In my very early years, I had trouble with the concept of “What do you want to be when you grow up?” You’re supposed to answer that question with the name of a profession, like “Veterinarian!” or “Singer!” or “Firefighter!” As a wee child, I tended to identify not with jobs, but with personalities. So I would respond to the question of “what” I wanted to be with a vague, “A teacher, or an actress, I guess,” but what I really wanted was to be Lucille Ball. I’m not sure I grasped fully that Lucy Ricardo and Ball were not the same person (largely because she worked hard to prevent me from grasping it), but the reason I wanted to be her, to do what she did, was not because she was glamorous or beautiful. I wanted to be Lucy because Lucy was funny. Lucy made people laugh, and that’s why they loved her.
Many years of reality checks and social humiliations later, I still want to make people laugh, but have only rarely attempted to do so on stage. My appreciation for the art of comedy, however, has only grown. True to my early attraction to personality over content, I have found myself passionately drawn to stand-up comics. Now, a qualification: I am not a stand-up groupie. I’m not that woman that haunts comedy clubs and open mics–first of all, because live shows are criminally expensive and/or inconveniently scheduled, and second, because a good number of comics are just plain crap. Like musical theater, when comedy’s good, it’s very good, but when it’s bad it’s horrid. So I consider myself not a comedy fanatic, but a comedy connoisseur.
My favorites run the gamut in terms of popularity–Richard Lewis, Sandra Bernhard, Dave Attell, Kathy Griffin, Margaret Cho, Maria Bamford, Louis C.K., and Marc Maron, just for starters–but what they all have in common is obvious intelligence, deep respect for their fans, and an undercurrent of serious damage. Yeah, I know it’s an old saw that funny people are all crying on the inside, but in some cases it’s more obvious than others, whether it’s in the material or just in the tone of their voice. And in some terrible cases, it’s obvious because the person ends up dead. Greg Giraldo became one of those cases earlier this week, suffering an (allegedly) accidental overdose of prescription meds Saturday night and passing away four days later.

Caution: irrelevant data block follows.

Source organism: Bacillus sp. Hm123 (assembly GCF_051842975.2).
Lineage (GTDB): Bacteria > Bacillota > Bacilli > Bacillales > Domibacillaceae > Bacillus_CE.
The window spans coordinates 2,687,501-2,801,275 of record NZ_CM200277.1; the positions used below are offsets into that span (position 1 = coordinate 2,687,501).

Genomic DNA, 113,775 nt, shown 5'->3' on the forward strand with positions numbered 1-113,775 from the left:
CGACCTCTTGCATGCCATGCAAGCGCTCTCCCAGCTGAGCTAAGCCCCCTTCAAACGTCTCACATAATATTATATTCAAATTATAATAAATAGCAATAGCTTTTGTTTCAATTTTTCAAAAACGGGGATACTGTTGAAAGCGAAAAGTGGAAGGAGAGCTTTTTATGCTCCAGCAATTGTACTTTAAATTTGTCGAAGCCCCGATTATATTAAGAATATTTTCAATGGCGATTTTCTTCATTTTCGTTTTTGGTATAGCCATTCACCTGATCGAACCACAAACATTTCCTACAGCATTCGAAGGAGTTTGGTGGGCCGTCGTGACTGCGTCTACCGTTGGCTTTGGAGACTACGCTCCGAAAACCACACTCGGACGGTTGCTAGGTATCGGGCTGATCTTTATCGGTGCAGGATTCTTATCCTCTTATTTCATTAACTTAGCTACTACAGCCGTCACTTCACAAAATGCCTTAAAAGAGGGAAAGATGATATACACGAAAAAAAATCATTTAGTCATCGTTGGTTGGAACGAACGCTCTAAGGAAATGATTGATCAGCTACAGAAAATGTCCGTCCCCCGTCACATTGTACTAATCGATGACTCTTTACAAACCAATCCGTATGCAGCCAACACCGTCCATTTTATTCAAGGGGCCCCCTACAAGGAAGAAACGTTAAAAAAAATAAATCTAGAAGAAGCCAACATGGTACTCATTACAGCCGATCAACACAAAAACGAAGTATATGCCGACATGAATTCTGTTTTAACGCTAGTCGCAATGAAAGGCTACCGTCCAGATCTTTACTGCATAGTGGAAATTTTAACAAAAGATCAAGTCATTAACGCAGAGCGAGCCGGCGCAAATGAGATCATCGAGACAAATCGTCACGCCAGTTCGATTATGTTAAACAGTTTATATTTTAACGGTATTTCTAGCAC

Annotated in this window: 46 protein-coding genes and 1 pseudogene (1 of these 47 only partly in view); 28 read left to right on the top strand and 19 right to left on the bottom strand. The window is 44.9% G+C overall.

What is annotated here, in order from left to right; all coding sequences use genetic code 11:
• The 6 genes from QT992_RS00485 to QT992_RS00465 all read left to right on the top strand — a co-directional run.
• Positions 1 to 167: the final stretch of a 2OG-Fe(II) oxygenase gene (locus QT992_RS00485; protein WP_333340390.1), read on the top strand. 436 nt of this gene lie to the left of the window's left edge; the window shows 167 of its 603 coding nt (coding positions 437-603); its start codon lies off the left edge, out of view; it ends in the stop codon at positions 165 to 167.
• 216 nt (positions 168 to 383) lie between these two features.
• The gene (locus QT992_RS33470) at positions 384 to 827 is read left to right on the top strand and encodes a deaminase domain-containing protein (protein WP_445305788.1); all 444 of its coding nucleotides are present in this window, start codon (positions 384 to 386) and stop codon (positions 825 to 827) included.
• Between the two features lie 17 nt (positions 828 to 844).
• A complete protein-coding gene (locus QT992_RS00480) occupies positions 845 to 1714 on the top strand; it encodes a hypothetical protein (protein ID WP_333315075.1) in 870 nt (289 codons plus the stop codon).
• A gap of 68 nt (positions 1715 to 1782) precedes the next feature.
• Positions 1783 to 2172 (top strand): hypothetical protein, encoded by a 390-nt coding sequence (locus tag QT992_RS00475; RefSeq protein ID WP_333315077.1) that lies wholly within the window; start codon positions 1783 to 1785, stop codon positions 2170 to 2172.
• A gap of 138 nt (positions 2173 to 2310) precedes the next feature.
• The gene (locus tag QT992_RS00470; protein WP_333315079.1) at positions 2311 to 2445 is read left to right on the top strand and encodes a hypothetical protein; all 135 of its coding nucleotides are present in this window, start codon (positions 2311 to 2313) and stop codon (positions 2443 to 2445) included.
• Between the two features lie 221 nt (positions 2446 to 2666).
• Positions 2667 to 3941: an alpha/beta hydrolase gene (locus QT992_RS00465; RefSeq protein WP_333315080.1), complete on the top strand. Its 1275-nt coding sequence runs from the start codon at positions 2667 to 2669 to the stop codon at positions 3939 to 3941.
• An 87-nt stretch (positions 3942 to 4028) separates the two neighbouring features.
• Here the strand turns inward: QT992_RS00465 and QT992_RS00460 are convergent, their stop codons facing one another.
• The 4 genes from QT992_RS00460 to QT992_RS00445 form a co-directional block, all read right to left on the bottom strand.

You know Greg–always on the dais at a Comedy Central celebrity roast, or pitching in on some other group project, like Tough Crowd with Colin Quinn or Lewis Black’s Root of All Evil. He brought his signature verbose, sarcastic, exasperated style to a failed ABC series (based on his pre-comedy law career), some TV ads for the cable company (in English and Spanish!), and two stand-up specials. I was in attendance at the taping of Midlife Vices, the most recent and, sadly, the last. These are the best gigs a comic ever gets: an hour of uninterrupted time, a house full of people who are rooting for you (even more so because they didn’t have to pay $30 to get in), people who came to see you and only you, not the guy after you. An aura of resignation bordering on despair was palpable in his set–he was recently divorced from the mother of his three kids–but he owned up to it and used it to color the performance as a whole. He blasted target after target with his righteous indignation, from John McCain to a gang of party girls from Jersey to an audience member who seemed to be in a weed-induced stupor. Sure, these sound like the usual stand-up suspects, but it’s all in the execution, and Giraldo was a master of the rant, of blending eloquence with profanity, and of coming at a topic from a unique, multifaceted perspective: there weren’t a lot of alcoholic, Ivy-educated Latino lawyers doing comedy. Now, tragically, there are probably none.
So what do I want to be when I grow up? I want to be Greg Giraldo. No, I don’t want to struggle with addiction, or die young, or leave a family behind in what must be terrible grief. But, like Greg, I want to be able to switch course in life, throw off any preconceived notions about myself and work my ass off doing what I know I’m good at, no matter which way the winds of fame and fortune may be blowing. I want to win the respect and affection of my peers, to make myself indispensable when a task needs doing and has to be done right. And I want to make people laugh, of course.